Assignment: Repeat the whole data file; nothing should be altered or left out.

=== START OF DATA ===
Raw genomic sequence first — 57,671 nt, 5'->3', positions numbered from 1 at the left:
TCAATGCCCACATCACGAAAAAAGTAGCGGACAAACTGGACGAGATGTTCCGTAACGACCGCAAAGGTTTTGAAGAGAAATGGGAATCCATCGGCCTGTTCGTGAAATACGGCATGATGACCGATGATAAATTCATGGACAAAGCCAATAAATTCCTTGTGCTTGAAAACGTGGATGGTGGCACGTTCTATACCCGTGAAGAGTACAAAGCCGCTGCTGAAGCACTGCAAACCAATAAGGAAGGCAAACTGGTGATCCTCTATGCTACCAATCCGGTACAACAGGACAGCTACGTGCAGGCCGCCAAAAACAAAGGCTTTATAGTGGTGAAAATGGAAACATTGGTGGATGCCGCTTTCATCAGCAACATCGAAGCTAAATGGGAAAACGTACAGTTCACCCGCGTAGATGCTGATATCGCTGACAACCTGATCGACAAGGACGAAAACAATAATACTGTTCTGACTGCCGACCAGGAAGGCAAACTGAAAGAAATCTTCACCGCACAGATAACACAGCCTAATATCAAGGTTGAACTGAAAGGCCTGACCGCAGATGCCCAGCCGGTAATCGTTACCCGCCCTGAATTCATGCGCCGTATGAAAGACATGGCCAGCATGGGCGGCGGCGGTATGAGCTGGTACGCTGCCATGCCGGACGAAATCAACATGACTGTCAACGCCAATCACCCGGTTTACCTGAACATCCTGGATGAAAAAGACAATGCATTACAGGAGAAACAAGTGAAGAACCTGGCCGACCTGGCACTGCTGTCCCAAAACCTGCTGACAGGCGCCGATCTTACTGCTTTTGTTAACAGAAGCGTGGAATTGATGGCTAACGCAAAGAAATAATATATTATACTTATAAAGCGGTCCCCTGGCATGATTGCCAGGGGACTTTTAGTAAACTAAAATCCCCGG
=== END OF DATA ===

Raw genomic sequence first — 57,671 nt, 5'->3', positions numbered from 1 at the left:
TCAATGCCCACATCACGAAAAAAGTAGCGGACAAACTGGACGAGATGTTCCGTAACGACCGCAAAGGTTTTGAAGAGAAATGGGAATCCATCGGCCTGTTCGTGAAATACGGCATGATGACCGATGATAAATTCATGGACAAAGCCAATAAATTCCTTGTGCTTGAAAACGTGGATGGTGGCACGTTCTATACCCGTGAAGAGTACAAAGCCGCTGCTGAAGCACTGCAAACCAATAAGGAAGGCAAACTGGTGATCCTCTATGCTACCAATCCGGTACAACAGGACAGCTACGTGCAGGCCGCCAAAAACAAAGGCTTTATAGTGGTGAAAATGGAAACATTGGTGGATGCCGCTTTCATCAGCAACATCGAAGCTAAATGGGAAAACGTACAGTTCACCCGCGTAGATGCTGATATCGCTGACAACCTGATCGACAAGGACGAAAACAATAATACTGTTCTGACTGCCGACCAGGAAGGCAAACTGAAAGAAATCTTCACCGCACAGATAACACAGCCTAATATCAAGGTTGAACTGAAAGGCCTGACCGCAGATGCCCAGCCGGTAATCGTTACCCGCCCTGAATTCATGCGCCGTATGAAAGACATGGCCAGCATGGGCGGCGGCGGTATGAGCTGGTACGCTGCCATGCCGGACGAAATCAACATGACTGTCAACGCCAATCACCCGGTTTACCTGAACATCCTGGATGAAAAAGACAATGCATTACAGGAGAAACAAGTGAAGAACCTGGCCGACCTGGCACTGCTGTCCCAAAACCTGCTGACAGGCGCCGATCTTACTGCTTTTGTTAACAGAAGCGTGGAATTGATGGCTAACGCAAAGAAATAATATATTATACTTATAAAGCGGTCCCCTGGCATGATTGCCAGGGGACTTTTAGTAAACTAAAATCCCCGG